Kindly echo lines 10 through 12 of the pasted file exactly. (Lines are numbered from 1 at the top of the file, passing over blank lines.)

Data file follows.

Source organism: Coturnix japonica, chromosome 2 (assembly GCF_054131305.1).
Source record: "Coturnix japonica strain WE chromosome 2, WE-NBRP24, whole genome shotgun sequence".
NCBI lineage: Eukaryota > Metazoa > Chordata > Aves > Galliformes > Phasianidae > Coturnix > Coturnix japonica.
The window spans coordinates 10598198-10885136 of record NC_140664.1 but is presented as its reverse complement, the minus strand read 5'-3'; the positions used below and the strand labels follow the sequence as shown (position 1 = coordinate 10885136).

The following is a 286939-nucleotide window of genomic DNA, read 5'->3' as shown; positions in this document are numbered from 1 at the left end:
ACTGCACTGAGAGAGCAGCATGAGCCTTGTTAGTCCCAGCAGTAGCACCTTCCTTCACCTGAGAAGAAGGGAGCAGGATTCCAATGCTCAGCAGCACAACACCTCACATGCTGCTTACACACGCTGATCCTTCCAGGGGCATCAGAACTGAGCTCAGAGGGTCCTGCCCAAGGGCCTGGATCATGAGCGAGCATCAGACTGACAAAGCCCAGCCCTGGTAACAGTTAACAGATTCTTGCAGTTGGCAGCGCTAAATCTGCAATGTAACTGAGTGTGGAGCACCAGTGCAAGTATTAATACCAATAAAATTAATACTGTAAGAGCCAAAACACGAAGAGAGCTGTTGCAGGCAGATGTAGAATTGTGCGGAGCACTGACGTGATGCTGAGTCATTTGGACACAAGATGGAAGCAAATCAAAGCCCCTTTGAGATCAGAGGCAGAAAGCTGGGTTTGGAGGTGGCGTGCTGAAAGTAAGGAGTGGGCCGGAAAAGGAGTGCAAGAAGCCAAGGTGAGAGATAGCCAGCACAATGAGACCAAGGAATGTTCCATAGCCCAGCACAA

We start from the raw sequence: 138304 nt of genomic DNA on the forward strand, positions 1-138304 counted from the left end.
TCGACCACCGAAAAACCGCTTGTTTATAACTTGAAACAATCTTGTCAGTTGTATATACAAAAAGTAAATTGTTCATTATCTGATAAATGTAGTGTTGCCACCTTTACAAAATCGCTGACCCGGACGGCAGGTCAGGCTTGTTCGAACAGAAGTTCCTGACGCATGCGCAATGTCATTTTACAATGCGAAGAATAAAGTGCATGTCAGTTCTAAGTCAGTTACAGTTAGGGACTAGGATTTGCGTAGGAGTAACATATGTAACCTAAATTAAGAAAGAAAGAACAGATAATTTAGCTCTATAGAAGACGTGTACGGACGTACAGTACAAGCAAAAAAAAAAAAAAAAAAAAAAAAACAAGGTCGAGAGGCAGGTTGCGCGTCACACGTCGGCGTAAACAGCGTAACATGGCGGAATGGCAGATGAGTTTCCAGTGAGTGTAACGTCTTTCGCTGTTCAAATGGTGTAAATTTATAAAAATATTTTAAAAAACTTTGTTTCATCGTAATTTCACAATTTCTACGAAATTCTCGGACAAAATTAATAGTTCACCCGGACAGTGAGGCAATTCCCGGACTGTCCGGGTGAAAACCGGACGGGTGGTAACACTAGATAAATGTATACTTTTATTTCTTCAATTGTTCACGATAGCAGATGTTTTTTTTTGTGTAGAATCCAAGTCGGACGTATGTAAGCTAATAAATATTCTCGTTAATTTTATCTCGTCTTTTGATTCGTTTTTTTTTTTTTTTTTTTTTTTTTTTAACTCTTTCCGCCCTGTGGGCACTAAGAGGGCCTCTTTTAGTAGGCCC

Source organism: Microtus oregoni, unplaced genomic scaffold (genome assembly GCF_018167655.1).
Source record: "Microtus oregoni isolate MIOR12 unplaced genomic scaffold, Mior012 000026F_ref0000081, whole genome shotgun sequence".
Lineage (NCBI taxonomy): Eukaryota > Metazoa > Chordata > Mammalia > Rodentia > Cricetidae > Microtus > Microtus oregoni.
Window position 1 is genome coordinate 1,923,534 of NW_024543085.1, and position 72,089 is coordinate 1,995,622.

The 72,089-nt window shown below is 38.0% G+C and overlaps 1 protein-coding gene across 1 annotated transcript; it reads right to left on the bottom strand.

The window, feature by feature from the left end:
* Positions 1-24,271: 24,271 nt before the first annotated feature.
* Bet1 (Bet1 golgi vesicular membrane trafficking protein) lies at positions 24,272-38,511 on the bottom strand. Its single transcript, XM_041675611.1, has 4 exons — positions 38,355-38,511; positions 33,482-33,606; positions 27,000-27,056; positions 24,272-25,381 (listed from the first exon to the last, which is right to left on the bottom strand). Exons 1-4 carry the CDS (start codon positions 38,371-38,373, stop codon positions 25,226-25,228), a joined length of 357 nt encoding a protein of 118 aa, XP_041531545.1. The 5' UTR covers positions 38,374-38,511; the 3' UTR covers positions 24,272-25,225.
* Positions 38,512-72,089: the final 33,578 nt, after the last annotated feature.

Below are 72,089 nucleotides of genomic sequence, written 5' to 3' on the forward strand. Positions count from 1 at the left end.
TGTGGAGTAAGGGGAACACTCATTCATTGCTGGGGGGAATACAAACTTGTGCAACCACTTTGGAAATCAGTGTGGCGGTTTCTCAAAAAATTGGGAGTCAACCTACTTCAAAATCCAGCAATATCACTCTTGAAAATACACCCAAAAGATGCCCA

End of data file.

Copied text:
Source record: "Microtus oregoni isolate MIOR12 unplaced genomic scaffold, Mior012 000026F_ref0000081, whole genome shotgun sequence".
Lineage (NCBI taxonomy): Eukaryota > Metazoa > Chordata > Mammalia > Rodentia > Cricetidae > Microtus > Microtus oregoni.
Window position 1 is genome coordinate 1,923,534 of NW_024543085.1, and position 72,089 is coordinate 1,995,622.